Syncopate 1990. SYN38 and 12SYX38
I love a bit of social commentary in music especially rap, and this single does a particularly good job. It’s the story of a couple emigrating from the Caribbean in the 1950s with high hopes, quickly dashed by the hostile reception they got from the xenophobic Brits. One verse is about the woman, the other the man and the whole thing is told from the perspective of their UK born son. This is a part of UK history everyone who lives here should know about, but it’s not just an earnest history lesson. The words are beautifully written, and it works just as well musically, with loping backing giving a nice caribbean vibe alongside the well placed Malcolm X samples. It had rave reviews at the time and Peel played it quite a bit, but it bombed. The band then took a real dive getting involved with Shaun Ryder and Black Grape. I guess they had bills to pay.
This is the CD single bundled up with the remix 12″. Do you need that many versions of it? I guess not, but it really is a fantastic dose of Brit rap.
Wooden Records 1989. WOOD 7
This is a remarkable album by any standards. On the face of it, it’s a tribute album to the maverick Manchester artist, Edward Barton, but there’s more to it than that. The usual tribute album is about a long established, legendary artist (like the Neil Young tribute I posted a few days ago), and the performers are either newer artists or unknowns, but this is the other way around. Many of the artists on this album were well established, at least in independent music circles, whereas Barton was little known. It also appeared on Barton’s own label, Wooden, and it appears, was compiled by him. The last odd element to this is how unlistenable Barton’s own performances of these songs were. He was at the time best known for a disturbing appearance on The Tube where he performed I’ve Got No Chicken, But I’ve Got Five Wooden Chairs solo, playing his acoustic guitar with a wooden spoon with a manic vocal delivery which generated a surprising number of complaints, despite the absence of anything obviously offensive.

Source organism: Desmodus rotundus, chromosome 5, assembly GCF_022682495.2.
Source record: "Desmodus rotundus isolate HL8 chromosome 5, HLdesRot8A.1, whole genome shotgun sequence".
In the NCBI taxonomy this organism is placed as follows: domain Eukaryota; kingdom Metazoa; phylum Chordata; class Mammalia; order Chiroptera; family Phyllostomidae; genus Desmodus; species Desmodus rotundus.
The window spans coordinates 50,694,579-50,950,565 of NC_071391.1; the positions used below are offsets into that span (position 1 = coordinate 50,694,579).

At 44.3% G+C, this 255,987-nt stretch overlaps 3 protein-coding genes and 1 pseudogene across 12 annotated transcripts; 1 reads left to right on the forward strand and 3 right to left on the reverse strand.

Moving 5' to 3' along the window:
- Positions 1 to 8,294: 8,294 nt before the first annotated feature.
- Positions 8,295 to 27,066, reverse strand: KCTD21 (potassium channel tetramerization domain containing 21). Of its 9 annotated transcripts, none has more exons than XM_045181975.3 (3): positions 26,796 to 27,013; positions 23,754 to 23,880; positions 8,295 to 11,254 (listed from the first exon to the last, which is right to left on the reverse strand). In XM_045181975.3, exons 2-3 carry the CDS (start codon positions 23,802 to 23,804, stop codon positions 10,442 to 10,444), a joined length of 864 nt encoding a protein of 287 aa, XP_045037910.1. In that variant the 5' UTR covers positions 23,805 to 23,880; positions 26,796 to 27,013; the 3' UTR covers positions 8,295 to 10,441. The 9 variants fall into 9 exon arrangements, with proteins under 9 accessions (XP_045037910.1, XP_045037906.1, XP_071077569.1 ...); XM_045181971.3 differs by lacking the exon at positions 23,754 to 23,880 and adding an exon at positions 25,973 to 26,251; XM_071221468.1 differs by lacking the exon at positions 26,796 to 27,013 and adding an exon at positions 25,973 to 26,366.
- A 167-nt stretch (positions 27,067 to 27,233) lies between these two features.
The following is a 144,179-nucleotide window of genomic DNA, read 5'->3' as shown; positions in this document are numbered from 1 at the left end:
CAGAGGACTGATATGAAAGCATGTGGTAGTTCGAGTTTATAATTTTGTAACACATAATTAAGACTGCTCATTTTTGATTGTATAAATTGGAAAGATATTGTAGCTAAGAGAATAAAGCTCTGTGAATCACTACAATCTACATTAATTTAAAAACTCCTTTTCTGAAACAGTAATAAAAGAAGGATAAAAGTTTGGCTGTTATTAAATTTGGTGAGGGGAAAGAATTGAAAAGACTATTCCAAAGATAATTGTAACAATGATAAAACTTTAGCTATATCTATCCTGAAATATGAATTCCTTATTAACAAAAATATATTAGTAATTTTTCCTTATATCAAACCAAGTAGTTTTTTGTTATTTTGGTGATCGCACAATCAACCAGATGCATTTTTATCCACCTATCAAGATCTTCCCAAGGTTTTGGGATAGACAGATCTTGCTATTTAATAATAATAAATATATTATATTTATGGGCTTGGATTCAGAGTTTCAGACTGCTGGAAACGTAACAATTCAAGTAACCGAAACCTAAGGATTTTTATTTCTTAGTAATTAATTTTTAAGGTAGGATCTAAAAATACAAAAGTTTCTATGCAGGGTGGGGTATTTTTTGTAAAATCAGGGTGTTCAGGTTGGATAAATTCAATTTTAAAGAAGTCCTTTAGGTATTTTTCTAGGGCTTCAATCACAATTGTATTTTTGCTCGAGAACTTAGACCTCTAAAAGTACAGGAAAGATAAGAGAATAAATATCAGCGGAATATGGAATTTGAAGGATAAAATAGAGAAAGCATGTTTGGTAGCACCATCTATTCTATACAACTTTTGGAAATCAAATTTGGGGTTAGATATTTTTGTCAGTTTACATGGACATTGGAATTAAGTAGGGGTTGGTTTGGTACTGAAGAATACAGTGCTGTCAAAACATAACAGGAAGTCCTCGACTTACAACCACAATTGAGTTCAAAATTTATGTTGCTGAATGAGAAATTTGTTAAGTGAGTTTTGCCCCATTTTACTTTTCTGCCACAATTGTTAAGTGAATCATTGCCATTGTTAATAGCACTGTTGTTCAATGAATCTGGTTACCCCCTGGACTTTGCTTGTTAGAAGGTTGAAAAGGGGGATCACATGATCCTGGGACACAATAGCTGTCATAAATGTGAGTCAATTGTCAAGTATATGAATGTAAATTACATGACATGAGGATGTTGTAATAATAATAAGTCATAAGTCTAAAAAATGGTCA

However, as this album shows, Barton was much more than a novelty act. With his, er, difficult delivery removed and replaced by some of the best Manchester had to offer in 1989, his songs are revealed to be startlingly original, both musically and lyrically. Apart from Chapter and the Verse’s contribution which hasn’t aged well, there’s hardly a duff track here. Highlights are 808 State, whose inspired version of Sorry Dog features a couple of young kids on vocals and tells of a man’s feelings of guilt after he shits on the floor and blames the dog. The Ruthless Rap Assassins (more music from them at some point in the future) deal with the sorry tale of a car crash in Z Bend, also covered strangely poignantly by Ted Chippington. I’d been listening to this album for years before I realised that when A Guy Called Gerald said “pump the jack” in Barber Barber that he was talking about the barber’s chair, not some sort of dance move I was way too uncool to be aware of. As always, Gerald is excellent.
There’s a surprising amount of Edward Barton material available. His new (ish) album which is by far his most accessible to date and really worth a punt is available here. It’s obvious his early releases didn’t sell well, so you can buy them direct here. There are also a few free MP3s if you hunt around.